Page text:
NASA has updated the status of SpaceX’s next two crewed Falcon 9 launches – one fully private and the other for the space agency.
According to NASA, SpaceX’s first all-private Crew Dragon mission to the International Space Station has been delayed a month to allow additional technical and scheduling issues. Mission customer Axiom Space has yet to confirm or comment on the delay. NASA Commercial Crew Program manager Steve Stich also says that SpaceX’s next NASA astronaut launch will break a record for crewed Falcon booster reusability.
According to Stich, Crew-4’s four astronauts will launch atop a thrice-flown rocket, making the mission the first time SpaceX will have launched humans on the fourth flight of a Falcon 9 booster. However, Axiom’s first Crew Dragon launch might beat the space agency to the punch.
Crew-4 will be SpaceX’s fourth operational astronaut launch for NASA and is scheduled to lift off no earlier than (NET) April 15th, 2022 with a new Crew Dragon capsule and thrice-flown Falcon 9 booster B1067. On January 18th, a NASA blog post also confirmed a delay for Axiom’s Ax-1 mission, pushing the mission’s liftoff from February 21st to no earlier than (NET) March 31st, 2022 – quite close to Crew-4. Ax-1 will be Crew Dragon’s first private astronaut launch to the International Space Station (ISS) and the world’s first fully-private spaceflight to a space station. Unlike all other missions with private citizens that have visited the ISS, no Roscosmos or NASA astronauts will be aboard the spacecraft when Dragon lifts off.
Instead, commanded by former NASA astronaut Michael López-Alegría, Ax-1 will only carry private citizens. Each paying $55 million for the privilege, the mission’s three customers are Larry Connor, Mark Pathy, and Eytan Stibbe – all businessmen who’ve respectively amassed multmillion-dollar fortunes in real estate; entertainment and shipping; and military equipment and venture capitalism.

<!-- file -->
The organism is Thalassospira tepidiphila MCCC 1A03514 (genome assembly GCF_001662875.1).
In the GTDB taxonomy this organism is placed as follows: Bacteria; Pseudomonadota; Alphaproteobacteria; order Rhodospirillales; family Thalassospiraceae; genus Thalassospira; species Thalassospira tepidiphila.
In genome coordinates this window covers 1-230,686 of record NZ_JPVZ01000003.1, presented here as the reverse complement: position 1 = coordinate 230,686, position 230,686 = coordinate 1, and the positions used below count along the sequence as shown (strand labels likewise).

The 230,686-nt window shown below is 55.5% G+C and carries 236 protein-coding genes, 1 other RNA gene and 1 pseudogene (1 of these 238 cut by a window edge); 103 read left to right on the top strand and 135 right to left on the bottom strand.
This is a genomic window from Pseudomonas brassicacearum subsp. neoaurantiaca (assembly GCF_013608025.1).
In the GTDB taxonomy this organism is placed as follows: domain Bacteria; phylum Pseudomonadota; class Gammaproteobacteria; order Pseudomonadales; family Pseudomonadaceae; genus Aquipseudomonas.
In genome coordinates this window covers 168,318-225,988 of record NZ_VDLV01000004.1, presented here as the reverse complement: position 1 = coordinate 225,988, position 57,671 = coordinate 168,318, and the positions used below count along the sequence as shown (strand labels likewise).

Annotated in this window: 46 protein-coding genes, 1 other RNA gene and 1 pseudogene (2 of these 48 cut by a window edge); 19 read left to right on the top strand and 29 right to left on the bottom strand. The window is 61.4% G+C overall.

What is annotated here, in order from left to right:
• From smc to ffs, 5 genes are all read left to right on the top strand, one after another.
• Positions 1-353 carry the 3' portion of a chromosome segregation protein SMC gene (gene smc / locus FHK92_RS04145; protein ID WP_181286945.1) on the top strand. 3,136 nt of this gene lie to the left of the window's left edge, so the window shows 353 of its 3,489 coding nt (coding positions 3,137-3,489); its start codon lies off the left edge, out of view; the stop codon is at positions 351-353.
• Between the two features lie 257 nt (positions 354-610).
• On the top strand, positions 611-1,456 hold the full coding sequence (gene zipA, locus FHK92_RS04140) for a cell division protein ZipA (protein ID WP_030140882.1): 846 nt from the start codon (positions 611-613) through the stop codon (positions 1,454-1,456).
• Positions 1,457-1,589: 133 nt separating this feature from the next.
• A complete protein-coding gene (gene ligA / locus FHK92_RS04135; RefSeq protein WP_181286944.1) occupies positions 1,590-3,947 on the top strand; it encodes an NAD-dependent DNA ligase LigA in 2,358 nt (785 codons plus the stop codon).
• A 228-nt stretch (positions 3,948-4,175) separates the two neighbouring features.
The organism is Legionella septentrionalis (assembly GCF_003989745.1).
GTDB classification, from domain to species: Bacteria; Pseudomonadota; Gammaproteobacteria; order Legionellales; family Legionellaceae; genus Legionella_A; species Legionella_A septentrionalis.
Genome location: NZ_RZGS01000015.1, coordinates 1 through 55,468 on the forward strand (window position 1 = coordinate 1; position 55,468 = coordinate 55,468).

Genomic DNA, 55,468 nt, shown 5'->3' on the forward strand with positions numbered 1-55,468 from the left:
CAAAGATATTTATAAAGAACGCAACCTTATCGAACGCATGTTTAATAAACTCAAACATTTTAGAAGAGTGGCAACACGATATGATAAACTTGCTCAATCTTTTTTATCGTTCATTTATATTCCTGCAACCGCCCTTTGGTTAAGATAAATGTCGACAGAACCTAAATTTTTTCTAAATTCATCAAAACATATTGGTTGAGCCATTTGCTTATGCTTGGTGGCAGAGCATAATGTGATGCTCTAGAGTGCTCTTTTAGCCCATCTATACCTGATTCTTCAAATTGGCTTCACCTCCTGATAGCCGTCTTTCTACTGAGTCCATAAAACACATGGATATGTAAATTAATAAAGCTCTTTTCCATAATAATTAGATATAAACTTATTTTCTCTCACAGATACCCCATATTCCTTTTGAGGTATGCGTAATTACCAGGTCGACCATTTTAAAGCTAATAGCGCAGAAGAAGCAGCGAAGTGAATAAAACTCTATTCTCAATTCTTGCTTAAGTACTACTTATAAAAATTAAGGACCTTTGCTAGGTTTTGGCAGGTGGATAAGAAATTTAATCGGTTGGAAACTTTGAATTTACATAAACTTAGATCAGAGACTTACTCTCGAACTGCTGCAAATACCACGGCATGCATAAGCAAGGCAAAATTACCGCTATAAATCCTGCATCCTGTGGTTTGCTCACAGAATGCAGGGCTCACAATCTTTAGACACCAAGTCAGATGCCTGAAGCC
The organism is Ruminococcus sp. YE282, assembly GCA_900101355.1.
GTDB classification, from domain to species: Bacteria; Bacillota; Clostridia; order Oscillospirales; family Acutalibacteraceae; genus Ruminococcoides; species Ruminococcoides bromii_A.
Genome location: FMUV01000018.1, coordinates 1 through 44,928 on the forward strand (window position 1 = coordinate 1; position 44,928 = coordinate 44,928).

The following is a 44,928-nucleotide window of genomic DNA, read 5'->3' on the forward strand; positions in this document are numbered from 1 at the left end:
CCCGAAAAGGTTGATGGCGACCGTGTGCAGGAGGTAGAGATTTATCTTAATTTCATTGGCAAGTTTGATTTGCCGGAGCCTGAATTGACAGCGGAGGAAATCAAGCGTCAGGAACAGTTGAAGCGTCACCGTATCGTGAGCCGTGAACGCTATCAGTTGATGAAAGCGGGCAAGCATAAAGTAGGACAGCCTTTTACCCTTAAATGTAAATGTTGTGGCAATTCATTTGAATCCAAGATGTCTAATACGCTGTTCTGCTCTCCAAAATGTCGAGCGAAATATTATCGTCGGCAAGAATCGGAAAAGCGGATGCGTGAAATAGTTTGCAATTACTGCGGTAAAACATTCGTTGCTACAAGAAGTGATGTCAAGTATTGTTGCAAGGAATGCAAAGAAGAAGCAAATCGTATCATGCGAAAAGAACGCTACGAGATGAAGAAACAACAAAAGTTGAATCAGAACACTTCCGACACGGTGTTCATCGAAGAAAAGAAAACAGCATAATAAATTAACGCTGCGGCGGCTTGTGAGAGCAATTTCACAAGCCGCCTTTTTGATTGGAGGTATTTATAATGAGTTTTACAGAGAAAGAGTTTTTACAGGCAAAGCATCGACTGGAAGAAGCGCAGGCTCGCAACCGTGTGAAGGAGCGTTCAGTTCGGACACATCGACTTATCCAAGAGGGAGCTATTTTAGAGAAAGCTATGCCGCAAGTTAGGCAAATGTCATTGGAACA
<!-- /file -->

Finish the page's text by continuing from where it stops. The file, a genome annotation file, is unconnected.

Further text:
Ax-1 will reuse Crew Dragon capsule C207, which previously launched Crew-1 in November 2020 and Inspiration4 in September 2021. If Ax-1 avoids further delays, the mission will be the first time SpaceX (or anyone) launches astronauts in a twice-flown orbital space capsule. By all appearances, Ax-1 will also have to launch on a Falcon 9 booster that’s flown three or even four times (B1062 or B1063). Again, if Ax-1 launches before Crew-4, it will likely be the first crewed SpaceX launch to use such an experienced Falcon 9 booster.
However, if Ax-1 slips even a few days to the right, it’s more likely than not that NASA’s Crew-4 mission will take precedence and delay Ax-1 to late April 2022 at the earliest. Cargo Dragon’s CRS-25 ISS resupply mission is then scheduled to launch as early as May 2022, potentially setting the stage for a salvo of Dragon launches. Pad 39A, which will be responsible for all three launches, has a turnaround record of 10 days and has never launched two Dragons less than 18 days apart. The latter record will have to be broken for the current Ax-1 – Crew-4 schedule to hold.